En EspaŅol

Q. Who is Mr. Smarty Plants?

A: There are those who suspect Wildflower Center volunteers are the culpable and capable culprits. Yet, others think staff members play some, albeit small, role. You can torture us with your plant questions, but we will never reveal the Green Guru's secret identity.

Help us grow by giving to the Plant Database Fund or by becoming a member

Did you know you can access the Native Plant Information Network with your web-enabled smartphone?

Share

Ask Mr. Smarty Plants

Ask Mr. Smarty Plants is a free service provided by the staff and volunteers at the Lady Bird Johnson Wildflower Center.

Search Smarty Plants
    
 
See a list of all Smarty Plants questions
Can't find the answer in our existing FAQs, submit a question to Mr. Smarty Plants.
Need help with plant identification, visit the plant identification page.
 
rate this answer
Not Yet Rated

Thursday - October 17, 2013

From: Alpine, CA
Region: California
Topic: Non-Natives, Pests, Poisonous Plants, Trees
Title: Flying insects eating leaves of non-native Brugmansia in Aline CA
Answered by: Barbara Medford

QUESTION:

I have an Angel Trumpet tree. We live in Aline, California 30 miles east of San Diego. Little yellow and black flying bugs eat the leaves. Do you have a remedy for this problem.

ANSWER:

Because this plant is non-native to North America (mostly from the Andes and South America) it is not in our Native Plant Database and therefore out of our range of expertise. Here is an article from the University of Vermont on Bragmansia (and Datura).

Be careful when planting this - all parts of angel's trumpet are poisonous, or at least narcotic in small doses.

Relatives include datura, nightshade, tomatoes, peppers, potatoes and eggplants.

These are also called by the common name 'datura'. However, datura is an annual plant, while brugmansia is a woody plant.

Whiteflies can be a big problem for angel's trumpet. Cabbage worms, spider mites and aphids are also common. Other pests that may appear include cucumber beetles (in the Mid West), slugs and snails, fungus gnats (inside) and mealy bugs.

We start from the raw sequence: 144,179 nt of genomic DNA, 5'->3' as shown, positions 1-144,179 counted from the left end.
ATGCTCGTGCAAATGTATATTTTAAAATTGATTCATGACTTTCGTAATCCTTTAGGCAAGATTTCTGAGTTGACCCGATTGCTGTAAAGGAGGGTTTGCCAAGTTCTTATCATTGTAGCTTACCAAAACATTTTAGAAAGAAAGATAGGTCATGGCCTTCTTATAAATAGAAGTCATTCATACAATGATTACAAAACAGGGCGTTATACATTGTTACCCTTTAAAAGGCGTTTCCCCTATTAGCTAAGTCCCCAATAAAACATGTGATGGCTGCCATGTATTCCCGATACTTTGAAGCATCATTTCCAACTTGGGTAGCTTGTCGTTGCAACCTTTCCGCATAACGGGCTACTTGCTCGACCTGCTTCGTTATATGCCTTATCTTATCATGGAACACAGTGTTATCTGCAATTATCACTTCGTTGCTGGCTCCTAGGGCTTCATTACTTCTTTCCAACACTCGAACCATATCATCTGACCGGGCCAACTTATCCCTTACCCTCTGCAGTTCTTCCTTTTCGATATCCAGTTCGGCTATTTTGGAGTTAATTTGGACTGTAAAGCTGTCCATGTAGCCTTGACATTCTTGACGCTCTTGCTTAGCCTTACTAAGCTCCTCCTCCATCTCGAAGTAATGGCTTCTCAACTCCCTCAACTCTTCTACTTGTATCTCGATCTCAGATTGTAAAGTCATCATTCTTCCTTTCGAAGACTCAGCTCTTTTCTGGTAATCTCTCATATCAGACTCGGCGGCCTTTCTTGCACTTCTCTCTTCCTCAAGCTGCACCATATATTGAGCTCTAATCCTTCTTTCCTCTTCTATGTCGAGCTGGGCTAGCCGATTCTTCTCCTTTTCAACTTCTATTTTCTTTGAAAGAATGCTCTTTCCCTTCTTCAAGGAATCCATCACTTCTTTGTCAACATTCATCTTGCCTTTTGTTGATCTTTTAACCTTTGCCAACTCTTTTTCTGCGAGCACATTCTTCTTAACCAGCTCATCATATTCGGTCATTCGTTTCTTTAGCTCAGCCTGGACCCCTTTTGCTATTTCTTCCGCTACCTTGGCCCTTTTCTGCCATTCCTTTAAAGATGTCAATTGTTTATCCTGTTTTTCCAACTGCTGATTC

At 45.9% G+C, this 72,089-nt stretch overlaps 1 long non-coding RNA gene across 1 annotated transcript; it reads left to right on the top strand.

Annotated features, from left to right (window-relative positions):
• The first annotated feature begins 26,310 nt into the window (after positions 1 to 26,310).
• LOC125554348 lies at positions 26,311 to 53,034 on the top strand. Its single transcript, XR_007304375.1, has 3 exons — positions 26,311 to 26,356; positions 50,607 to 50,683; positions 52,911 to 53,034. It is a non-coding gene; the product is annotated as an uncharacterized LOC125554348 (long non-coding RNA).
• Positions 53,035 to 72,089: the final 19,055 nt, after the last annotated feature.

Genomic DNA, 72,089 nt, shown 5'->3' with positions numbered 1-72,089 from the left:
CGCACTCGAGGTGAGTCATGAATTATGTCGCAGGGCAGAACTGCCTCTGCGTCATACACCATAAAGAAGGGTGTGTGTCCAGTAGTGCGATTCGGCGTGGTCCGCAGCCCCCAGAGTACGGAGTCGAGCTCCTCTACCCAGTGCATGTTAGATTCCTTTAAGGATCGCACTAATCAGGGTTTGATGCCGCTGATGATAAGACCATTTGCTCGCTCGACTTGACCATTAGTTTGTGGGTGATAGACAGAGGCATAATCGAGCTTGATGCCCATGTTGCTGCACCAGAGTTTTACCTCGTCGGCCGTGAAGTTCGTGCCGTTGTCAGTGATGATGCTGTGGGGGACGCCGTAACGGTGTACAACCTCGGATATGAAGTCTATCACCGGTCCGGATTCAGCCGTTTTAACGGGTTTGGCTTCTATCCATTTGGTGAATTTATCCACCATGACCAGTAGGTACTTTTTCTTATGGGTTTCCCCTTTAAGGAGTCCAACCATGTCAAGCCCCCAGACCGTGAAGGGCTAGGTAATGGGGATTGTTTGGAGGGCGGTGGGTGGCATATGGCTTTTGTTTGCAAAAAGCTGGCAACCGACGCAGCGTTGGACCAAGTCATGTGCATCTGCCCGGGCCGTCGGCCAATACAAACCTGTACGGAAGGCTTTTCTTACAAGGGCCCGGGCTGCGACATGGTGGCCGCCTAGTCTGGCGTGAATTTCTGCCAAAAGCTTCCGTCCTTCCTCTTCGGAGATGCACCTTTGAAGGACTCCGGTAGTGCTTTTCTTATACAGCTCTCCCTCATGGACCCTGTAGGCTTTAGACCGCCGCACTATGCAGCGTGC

While we may not know much about non-native plants, we can refer you to some websites with information on whiteflies, spider mites and aphids, as those seem to be the most likely culprits.

 

 

More Trees Questions

Trees native to Anza Valley California
February 14, 2012 - What are the best trees to plant in Aguanga, California?
view the full question and answer

Texas persimmon with scorched leaves from Austin
July 11, 2013 - I planted a Texas Persimmon seedling (five gallon) in my yard in early April. It is in a sunny, well-drained spot, and I have watered it regularly since planting. All was fine until the last weekend i...
view the full question and answer

Do all tuliptrees (Liriodendron tulipifera) flower?
June 02, 2009 - Do all tulip trees flower? We planted a baby one about 5 years ago and its grown considerably however it has never flowered. Is that normal? Thank you!
view the full question and answer

Madrone too close to house in Oregon
February 02, 2009 - I have a small Madrone tree (8ft tall) located approximatly 15 feet from my house, with a basement. Should I remove it? ie will it damage the foundation and is the tree strong enough that it will no...
view the full question and answer

Allowing oak leaves to pile up at base of tree from San Jose CA
December 26, 2010 - Greetings, Is it a good idea to allow oak leaves to pile up at the base of our California live oak? Will that cause fungus, mold and rot that hurts the tree? Thanks for your advice.
view the full question and answer

Smarty Plants's Facebook profile Support the Wildflower Center by Donating Online or Becoming a Member today.

Mr. Smarty Plants wants you to be his Facebook friend. Click the Facebook icon to add yourself to Mr. Smarty Plants list of friends.
E-NEWSLETTER | BECOME A MEMBER | DONATE NOW | MEDIA | SITEMAP
© 2014 Lady Bird Johnson Wildflower Center